Jail Project, case closed

Nonprofit Law in Action advocated for indigent detainees' right to counsel

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Steve Henry said the early releases saved Greenville County taxpayers more than a million dollars over the past five years because they didn’t have to pay for more than 22,000 days the indigent detainees otherwise would have spent in jail. Greg Beckner

Greenville attorney Steve Henry realized in 2002 that some of the Greenville County Detention Center’s overcrowding problem was caused by defendants charged with minor crimes staying in jail too long.

Some detainees spent as long as six months in jail waiting adjudication of charges that carried maximum sentences of 30 days.

Henry and Law In Action, the nonprofit organization he founded, started the Jail Project, a pilot program where volunteers and then paid investigators made daily jail visits and worked to try to gain the early and safe release on bond of those charged with minor crimes. For the past three years Law in Action has advocated for indigent detainees’ right to counsel.

Henry said the early releases saved Greenville County taxpayers more than a million dollars over the past five years because they didn’t have to pay for more than 22,000 days the indigent detainees otherwise would have spent in jail.

Henry closed down the Jail Project on June 30, saying a statewide order issued by South Carolina Supreme Court Chief Justice Jean Toal in October 2010 requiring the timely release of jailed defendants charged with 30-day offenses and a recent Greenville County order calling for all indigent magistrate and city court detainees to assigned free lawyers accomplishes what the pilot program set out to do.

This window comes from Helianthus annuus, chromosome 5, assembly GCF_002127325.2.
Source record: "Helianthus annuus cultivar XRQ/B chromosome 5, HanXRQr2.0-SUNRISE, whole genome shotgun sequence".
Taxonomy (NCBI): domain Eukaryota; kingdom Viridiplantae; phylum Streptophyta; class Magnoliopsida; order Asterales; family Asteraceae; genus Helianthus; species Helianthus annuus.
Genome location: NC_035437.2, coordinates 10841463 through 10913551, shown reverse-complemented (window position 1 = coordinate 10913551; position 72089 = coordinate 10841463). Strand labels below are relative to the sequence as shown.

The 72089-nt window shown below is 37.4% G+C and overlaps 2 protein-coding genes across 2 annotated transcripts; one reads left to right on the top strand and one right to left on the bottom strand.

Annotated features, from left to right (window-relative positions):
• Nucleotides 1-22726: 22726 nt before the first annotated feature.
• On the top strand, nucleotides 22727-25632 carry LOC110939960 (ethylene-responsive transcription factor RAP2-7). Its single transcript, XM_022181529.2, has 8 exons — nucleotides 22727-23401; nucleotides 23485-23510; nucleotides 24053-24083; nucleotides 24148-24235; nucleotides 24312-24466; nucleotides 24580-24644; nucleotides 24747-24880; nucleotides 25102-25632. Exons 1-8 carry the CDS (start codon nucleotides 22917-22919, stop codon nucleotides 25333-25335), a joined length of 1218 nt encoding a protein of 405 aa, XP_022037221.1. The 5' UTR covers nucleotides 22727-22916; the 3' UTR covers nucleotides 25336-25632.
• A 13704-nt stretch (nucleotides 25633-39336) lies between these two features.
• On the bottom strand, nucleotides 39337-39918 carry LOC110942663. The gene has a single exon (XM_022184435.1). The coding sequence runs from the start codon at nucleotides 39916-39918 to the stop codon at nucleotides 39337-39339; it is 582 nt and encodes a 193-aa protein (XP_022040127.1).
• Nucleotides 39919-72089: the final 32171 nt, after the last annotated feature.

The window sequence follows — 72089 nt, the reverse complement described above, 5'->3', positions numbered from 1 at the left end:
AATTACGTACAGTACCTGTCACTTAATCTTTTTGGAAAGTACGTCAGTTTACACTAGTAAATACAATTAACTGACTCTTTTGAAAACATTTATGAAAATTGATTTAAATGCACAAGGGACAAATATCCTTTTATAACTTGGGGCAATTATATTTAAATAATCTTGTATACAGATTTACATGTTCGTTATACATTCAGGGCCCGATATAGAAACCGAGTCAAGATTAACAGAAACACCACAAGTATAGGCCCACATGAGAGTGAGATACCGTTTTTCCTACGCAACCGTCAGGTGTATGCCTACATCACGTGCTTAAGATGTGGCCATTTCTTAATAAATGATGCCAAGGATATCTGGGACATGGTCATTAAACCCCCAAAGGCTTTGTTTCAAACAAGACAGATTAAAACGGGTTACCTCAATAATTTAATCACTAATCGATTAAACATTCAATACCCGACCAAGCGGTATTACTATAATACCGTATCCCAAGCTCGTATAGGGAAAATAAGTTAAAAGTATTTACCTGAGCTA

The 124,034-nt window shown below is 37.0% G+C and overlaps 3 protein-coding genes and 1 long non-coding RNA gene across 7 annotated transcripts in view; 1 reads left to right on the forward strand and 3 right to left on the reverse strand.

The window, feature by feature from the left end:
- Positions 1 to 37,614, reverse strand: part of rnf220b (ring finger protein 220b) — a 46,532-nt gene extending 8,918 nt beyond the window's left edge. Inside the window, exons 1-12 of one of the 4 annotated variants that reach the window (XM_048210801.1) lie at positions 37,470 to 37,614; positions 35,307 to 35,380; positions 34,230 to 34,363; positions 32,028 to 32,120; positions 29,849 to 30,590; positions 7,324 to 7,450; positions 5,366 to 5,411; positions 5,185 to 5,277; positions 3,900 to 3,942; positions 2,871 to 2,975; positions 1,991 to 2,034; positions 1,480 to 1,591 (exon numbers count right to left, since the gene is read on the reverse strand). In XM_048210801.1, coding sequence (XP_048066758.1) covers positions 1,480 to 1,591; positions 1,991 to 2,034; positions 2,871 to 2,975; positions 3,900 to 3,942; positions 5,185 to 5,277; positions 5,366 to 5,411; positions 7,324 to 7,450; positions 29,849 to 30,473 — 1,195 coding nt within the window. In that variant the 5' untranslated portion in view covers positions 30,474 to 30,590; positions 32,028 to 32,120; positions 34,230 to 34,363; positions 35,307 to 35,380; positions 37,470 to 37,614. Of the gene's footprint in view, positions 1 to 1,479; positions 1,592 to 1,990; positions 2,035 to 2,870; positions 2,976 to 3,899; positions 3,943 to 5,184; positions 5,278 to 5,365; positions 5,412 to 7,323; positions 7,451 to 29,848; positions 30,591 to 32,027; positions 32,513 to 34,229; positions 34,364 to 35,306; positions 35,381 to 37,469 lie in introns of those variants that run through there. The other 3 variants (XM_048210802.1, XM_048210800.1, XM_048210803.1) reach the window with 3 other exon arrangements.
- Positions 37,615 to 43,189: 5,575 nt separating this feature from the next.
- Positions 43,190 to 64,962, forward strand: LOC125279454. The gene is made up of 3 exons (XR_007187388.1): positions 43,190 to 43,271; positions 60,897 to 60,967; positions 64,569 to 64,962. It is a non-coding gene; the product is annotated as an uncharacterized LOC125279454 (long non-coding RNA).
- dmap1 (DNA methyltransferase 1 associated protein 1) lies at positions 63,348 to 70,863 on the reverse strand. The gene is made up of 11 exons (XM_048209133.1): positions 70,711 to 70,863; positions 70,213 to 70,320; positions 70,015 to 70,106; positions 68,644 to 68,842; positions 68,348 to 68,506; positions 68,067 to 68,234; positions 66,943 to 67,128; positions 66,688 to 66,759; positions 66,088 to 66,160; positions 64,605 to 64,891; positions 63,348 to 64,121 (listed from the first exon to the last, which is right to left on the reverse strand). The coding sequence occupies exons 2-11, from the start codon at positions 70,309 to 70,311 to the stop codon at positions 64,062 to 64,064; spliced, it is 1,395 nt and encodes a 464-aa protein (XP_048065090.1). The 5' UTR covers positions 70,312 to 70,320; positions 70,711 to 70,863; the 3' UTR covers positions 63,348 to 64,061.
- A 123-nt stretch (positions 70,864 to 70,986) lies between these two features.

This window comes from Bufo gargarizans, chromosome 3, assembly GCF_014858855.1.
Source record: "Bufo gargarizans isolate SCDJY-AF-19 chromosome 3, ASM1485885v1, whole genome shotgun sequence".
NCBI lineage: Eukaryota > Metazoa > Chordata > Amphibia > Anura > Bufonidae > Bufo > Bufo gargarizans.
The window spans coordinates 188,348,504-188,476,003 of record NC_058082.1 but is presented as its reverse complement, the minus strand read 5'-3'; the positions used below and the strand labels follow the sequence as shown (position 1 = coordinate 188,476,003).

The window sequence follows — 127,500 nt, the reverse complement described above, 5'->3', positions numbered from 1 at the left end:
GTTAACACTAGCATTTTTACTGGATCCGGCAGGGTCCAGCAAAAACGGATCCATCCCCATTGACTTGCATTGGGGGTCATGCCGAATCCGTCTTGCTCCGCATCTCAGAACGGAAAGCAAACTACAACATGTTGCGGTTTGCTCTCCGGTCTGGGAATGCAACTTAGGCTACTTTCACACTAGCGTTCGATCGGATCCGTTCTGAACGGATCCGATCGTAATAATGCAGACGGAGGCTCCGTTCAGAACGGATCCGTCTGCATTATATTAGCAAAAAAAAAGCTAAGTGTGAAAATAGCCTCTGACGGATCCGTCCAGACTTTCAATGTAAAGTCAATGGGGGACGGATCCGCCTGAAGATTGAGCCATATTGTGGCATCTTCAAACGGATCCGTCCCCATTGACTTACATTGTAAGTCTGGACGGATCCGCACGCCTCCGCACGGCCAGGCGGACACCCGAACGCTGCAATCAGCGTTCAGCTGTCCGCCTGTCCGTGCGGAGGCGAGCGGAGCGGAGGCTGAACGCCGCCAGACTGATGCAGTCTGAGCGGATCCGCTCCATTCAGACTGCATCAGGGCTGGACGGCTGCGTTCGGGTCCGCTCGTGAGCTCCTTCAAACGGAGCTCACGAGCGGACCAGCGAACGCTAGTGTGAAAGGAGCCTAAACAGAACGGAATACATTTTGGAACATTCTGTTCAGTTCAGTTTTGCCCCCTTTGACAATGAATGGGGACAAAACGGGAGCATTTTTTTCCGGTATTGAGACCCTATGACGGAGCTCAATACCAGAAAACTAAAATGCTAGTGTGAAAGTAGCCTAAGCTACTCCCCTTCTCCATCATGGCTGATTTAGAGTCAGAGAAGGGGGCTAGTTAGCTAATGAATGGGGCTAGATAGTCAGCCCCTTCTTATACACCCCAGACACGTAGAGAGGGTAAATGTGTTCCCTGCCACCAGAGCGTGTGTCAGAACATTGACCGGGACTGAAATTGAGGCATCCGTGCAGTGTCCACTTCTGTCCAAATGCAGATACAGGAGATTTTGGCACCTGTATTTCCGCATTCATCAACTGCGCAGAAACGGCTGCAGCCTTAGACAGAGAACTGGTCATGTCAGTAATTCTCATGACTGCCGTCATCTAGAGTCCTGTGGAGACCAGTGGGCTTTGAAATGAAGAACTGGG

“I think we’ve done all we can do,” Henry said. “I think we have a pretty good system in Greenville County.”

Greenville County has established a bond court in the detention center and bonds are reviewed daily in the Greenville City Municipal Court, he said.

The number of jail days saved and housing cost savings decreased from 2008 to 2011 because more personal recognizance bonds are being issued in Bond Court.

Henry said Law In Action also concentrated on getting defendants out in five, 10 or 15 days.

Henry said the Jail Project did not try to get an early release on detainees who faced more serious charges in General Sessions Court and carefully reviewed domestic violence and assault cases before working for early release on those detainees.

While Greenville City Court has a system to review bonds daily, Henry said he’d like to see Greenville County magistrates adopt a similar system.

Henry said he plans to unofficially monitor the situation now that the Jail Project has ended.

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